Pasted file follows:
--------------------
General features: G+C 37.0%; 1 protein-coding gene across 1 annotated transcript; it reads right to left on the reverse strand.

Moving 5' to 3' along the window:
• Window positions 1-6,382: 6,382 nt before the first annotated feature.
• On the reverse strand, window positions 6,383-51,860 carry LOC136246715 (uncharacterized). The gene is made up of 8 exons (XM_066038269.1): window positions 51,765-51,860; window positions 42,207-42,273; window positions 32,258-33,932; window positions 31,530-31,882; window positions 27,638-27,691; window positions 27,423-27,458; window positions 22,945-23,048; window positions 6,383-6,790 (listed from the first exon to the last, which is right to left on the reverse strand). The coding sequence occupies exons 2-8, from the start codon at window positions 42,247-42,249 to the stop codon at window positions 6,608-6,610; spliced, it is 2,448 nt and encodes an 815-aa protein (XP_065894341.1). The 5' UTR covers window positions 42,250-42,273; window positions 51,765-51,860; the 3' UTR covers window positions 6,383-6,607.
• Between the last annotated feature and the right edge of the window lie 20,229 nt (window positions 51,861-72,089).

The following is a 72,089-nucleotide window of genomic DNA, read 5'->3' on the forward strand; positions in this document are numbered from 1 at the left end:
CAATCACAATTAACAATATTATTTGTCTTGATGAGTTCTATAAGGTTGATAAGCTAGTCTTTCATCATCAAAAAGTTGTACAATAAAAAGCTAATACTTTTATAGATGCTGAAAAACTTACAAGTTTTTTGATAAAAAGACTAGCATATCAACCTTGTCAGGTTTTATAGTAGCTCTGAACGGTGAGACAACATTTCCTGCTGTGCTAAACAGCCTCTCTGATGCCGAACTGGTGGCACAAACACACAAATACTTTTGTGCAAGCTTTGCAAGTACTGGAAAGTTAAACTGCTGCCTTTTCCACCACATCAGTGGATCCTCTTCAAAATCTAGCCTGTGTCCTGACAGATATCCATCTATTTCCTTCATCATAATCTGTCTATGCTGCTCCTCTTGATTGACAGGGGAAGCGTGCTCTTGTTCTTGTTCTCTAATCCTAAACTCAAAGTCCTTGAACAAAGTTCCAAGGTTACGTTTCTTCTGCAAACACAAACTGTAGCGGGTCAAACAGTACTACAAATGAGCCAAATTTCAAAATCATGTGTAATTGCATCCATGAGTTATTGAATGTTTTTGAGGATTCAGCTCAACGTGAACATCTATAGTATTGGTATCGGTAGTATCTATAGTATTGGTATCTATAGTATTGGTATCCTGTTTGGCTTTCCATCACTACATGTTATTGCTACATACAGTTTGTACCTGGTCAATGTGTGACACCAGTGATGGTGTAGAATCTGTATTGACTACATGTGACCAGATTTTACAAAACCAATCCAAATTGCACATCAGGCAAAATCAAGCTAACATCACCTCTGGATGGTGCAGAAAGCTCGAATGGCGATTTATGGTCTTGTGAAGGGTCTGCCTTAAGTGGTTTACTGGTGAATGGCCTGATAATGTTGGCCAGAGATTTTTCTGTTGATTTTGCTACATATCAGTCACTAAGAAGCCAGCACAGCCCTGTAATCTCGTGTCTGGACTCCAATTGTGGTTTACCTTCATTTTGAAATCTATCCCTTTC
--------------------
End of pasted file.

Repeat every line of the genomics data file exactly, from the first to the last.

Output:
General features: G+C 37.0%; 1 protein-coding gene across 1 annotated transcript; it reads right to left on the reverse strand.

Moving 5' to 3' along the window:
• Window positions 1-6,382: 6,382 nt before the first annotated feature.
• On the reverse strand, window positions 6,383-51,860 carry LOC136246715 (uncharacterized). The gene is made up of 8 exons (XM_066038269.1): window positions 51,765-51,860; window positions 42,207-42,273; window positions 32,258-33,932; window positions 31,530-31,882; window positions 27,638-27,691; window positions 27,423-27,458; window positions 22,945-23,048; window positions 6,383-6,790 (listed from the first exon to the last, which is right to left on the reverse strand). The coding sequence occupies exons 2-8, from the start codon at window positions 42,247-42,249 to the stop codon at window positions 6,608-6,610; spliced, it is 2,448 nt and encodes an 815-aa protein (XP_065894341.1). The 5' UTR covers window positions 42,250-42,273; window positions 51,765-51,860; the 3' UTR covers window positions 6,383-6,607.
• Between the last annotated feature and the right edge of the window lie 20,229 nt (window positions 51,861-72,089).

The following is a 72,089-nucleotide window of genomic DNA, read 5'->3' on the forward strand; positions in this document are numbered from 1 at the left end:
CAATCACAATTAACAATATTATTTGTCTTGATGAGTTCTATAAGGTTGATAAGCTAGTCTTTCATCATCAAAAAGTTGTACAATAAAAAGCTAATACTTTTATAGATGCTGAAAAACTTACAAGTTTTTTGATAAAAAGACTAGCATATCAACCTTGTCAGGTTTTATAGTAGCTCTGAACGGTGAGACAACATTTCCTGCTGTGCTAAACAGCCTCTCTGATGCCGAACTGGTGGCACAAACACACAAATACTTTTGTGCAAGCTTTGCAAGTACTGGAAAGTTAAACTGCTGCCTTTTCCACCACATCAGTGGATCCTCTTCAAAATCTAGCCTGTGTCCTGACAGATATCCATCTATTTCCTTCATCATAATCTGTCTATGCTGCTCCTCTTGATTGACAGGGGAAGCGTGCTCTTGTTCTTGTTCTCTAATCCTAAACTCAAAGTCCTTGAACAAAGTTCCAAGGTTACGTTTCTTCTGCAAACACAAACTGTAGCGGGTCAAACAGTACTACAAATGAGCCAAATTTCAAAATCATGTGTAATTGCATCCATGAGTTATTGAATGTTTTTGAGGATTCAGCTCAACGTGAACATCTATAGTATTGGTATCGGTAGTATCTATAGTATTGGTATCTATAGTATTGGTATCCTGTTTGGCTTTCCATCACTACATGTTATTGCTACATACAGTTTGTACCTGGTCAATGTGTGACACCAGTGATGGTGTAGAATCTGTATTGACTACATGTGACCAGATTTTACAAAACCAATCCAAATTGCACATCAGGCAAAATCAAGCTAACATCACCTCTGGATGGTGCAGAAAGCTCGAATGGCGATTTATGGTCTTGTGAAGGGTCTGCCTTAAGTGGTTTACTGGTGAATGGCCTGATAATGTTGGCCAGAGATTTTTCTGTTGATTTTGCTACATATCAGTCACTAAGAAGCCAGCACAGCCCTGTAATCTCGTGTCTGGACTCCAATTGTGGTTTACCTTCATTTTGAAATCTATCCCTTTC